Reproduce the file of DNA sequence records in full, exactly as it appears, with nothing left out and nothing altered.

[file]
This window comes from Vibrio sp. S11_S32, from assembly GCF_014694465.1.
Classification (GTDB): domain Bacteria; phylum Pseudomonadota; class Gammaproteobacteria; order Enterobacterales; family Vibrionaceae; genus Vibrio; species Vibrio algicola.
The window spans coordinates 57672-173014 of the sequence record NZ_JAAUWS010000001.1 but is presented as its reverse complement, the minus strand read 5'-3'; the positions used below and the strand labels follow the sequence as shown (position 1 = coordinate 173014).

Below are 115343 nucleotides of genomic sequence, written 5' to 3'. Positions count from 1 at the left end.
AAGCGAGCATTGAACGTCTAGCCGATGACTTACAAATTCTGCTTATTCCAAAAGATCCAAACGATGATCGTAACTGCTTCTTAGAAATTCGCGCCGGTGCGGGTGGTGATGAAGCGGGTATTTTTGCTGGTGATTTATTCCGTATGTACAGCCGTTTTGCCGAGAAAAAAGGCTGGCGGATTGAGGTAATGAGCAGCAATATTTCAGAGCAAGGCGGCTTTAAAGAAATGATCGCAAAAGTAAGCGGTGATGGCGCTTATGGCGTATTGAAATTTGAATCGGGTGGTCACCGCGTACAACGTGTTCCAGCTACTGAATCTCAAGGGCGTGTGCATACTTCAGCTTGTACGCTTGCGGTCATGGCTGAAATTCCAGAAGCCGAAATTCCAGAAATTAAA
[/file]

This window comes from Vibrio sp. S11_S32, from assembly GCF_014694465.1.
Classification (GTDB): domain Bacteria; phylum Pseudomonadota; class Gammaproteobacteria; order Enterobacterales; family Vibrionaceae; genus Vibrio; species Vibrio algicola.
The window spans coordinates 57672-173014 of the sequence record NZ_JAAUWS010000001.1 but is presented as its reverse complement, the minus strand read 5'-3'; the positions used below and the strand labels follow the sequence as shown (position 1 = coordinate 173014).

Below are 115343 nucleotides of genomic sequence, written 5' to 3'. Positions count from 1 at the left end.
AAGCGAGCATTGAACGTCTAGCCGATGACTTACAAATTCTGCTTATTCCAAAAGATCCAAACGATGATCGTAACTGCTTCTTAGAAATTCGCGCCGGTGCGGGTGGTGATGAAGCGGGTATTTTTGCTGGTGATTTATTCCGTATGTACAGCCGTTTTGCCGAGAAAAAAGGCTGGCGGATTGAGGTAATGAGCAGCAATATTTCAGAGCAAGGCGGCTTTAAAGAAATGATCGCAAAAGTAAGCGGTGATGGCGCTTATGGCGTATTGAAATTTGAATCGGGTGGTCACCGCGTACAACGTGTTCCAGCTACTGAATCTCAAGGGCGTGTGCATACTTCAGCTTGTACGCTTGCGGTCATGGCTGAAATTCCAGAAGCCGAAATTCCAGAAATTAAA